The North Carr is believed to be the last remaining Scottish lightship. With a weight of nearly 270 tons it is equipped with a light and a foghorn, as well as being painted bright red to warn seafarers of the dangerous North Carr rocks which lie just off Fife Ness.

The vessel which is currently moored in Victoria Dock was the third to bear the name and be stationed on the North Carr, a set of rocks inconveniently located near to the turning point for ships sailing between the Tay and Forth estuaries.

Unlike normal ships, it doesn’t have its own engine and propeller, the space is taken up by fuel tanks, three generators to power the light and other electrical services, and three compressors for the foghorn. This meant that they had to rely on it being towed out to the rocks and back again if it ever required servicing. Whilst on station it would rely on an anchor to keep its position.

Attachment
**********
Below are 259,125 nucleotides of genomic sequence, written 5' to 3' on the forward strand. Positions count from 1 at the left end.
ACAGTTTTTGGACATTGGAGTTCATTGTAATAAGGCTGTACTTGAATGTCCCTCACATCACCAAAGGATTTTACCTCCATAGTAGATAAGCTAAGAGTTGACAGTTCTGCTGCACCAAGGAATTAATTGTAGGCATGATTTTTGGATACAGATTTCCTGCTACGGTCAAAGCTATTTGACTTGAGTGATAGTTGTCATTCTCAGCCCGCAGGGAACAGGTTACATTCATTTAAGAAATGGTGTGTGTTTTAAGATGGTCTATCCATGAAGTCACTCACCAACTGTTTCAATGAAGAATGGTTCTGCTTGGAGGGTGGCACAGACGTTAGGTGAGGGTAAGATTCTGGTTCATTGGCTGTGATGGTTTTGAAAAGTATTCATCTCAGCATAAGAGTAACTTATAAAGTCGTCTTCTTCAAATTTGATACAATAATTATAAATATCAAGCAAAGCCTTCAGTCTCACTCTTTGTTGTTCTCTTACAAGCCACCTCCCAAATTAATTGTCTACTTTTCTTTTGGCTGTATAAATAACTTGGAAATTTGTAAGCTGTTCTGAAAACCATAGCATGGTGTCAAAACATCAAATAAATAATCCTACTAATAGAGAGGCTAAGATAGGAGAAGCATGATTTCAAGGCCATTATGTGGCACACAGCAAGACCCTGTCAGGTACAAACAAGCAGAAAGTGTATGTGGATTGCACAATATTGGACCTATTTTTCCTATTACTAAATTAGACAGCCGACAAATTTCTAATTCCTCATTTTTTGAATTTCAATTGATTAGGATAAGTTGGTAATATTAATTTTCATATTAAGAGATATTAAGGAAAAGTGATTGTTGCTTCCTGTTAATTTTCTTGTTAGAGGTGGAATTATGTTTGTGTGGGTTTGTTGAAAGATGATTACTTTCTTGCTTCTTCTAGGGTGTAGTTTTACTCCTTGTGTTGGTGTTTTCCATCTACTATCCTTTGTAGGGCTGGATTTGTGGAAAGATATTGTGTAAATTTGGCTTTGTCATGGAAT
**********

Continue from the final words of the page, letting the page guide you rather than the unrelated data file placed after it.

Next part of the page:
The lightship was crewed by eleven men but only seven were on board at any one time, most of the crew spent a month at a time on board, with two weeks ashore. In 1975 the lightvessel was replaced by an east cardinal buoy  and decommissioned

The lightship was saved from the scrapyard and is now under the ownership of the Taymara charity (Tay Maritime Action) who are seeking assistance in restoring this important piece of maritime history.

The activities of the North Carr restoration team can be followed on the website at


The North Carr Lightship on Dundee Maritime Trail

Due to the nature of the paint used, the vessel will have to be lifted out of the water before external improvements can be made, so please excuse the appearance of the ship. In the meantime a small army of volunteers are working on the interior of the lightship to restore and refurbish the various rooms and facilities onboard.

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